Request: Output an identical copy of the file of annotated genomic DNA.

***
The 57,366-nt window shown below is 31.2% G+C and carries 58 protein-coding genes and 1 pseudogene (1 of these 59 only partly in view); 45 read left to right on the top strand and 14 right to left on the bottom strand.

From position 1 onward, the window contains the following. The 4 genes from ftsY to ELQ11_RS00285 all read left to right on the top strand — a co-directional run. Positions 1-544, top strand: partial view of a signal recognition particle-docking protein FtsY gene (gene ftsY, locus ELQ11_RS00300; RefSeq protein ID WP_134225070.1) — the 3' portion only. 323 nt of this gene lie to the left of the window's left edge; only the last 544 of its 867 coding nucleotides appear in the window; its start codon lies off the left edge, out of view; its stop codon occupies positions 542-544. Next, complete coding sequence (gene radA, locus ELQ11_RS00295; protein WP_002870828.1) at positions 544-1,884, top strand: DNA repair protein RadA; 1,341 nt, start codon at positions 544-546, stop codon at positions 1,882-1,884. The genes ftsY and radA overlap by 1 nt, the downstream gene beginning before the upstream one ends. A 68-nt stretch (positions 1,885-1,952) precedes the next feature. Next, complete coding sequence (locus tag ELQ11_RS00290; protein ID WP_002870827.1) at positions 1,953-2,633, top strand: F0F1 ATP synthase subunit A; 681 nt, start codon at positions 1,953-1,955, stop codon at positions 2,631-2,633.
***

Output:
The 57,366-nt window shown below is 31.2% G+C and carries 58 protein-coding genes and 1 pseudogene (1 of these 59 only partly in view); 45 read left to right on the top strand and 14 right to left on the bottom strand.

From position 1 onward, the window contains the following. The 4 genes from ftsY to ELQ11_RS00285 all read left to right on the top strand — a co-directional run. Positions 1-544, top strand: partial view of a signal recognition particle-docking protein FtsY gene (gene ftsY, locus ELQ11_RS00300; RefSeq protein ID WP_134225070.1) — the 3' portion only. 323 nt of this gene lie to the left of the window's left edge; only the last 544 of its 867 coding nucleotides appear in the window; its start codon lies off the left edge, out of view; its stop codon occupies positions 542-544. Next, complete coding sequence (gene radA, locus ELQ11_RS00295; protein WP_002870828.1) at positions 544-1,884, top strand: DNA repair protein RadA; 1,341 nt, start codon at positions 544-546, stop codon at positions 1,882-1,884. The genes ftsY and radA overlap by 1 nt, the downstream gene beginning before the upstream one ends. A 68-nt stretch (positions 1,885-1,952) precedes the next feature. Next, complete coding sequence (locus tag ELQ11_RS00290; protein ID WP_002870827.1) at positions 1,953-2,633, top strand: F0F1 ATP synthase subunit A; 681 nt, start codon at positions 1,953-1,955, stop codon at positions 2,631-2,633.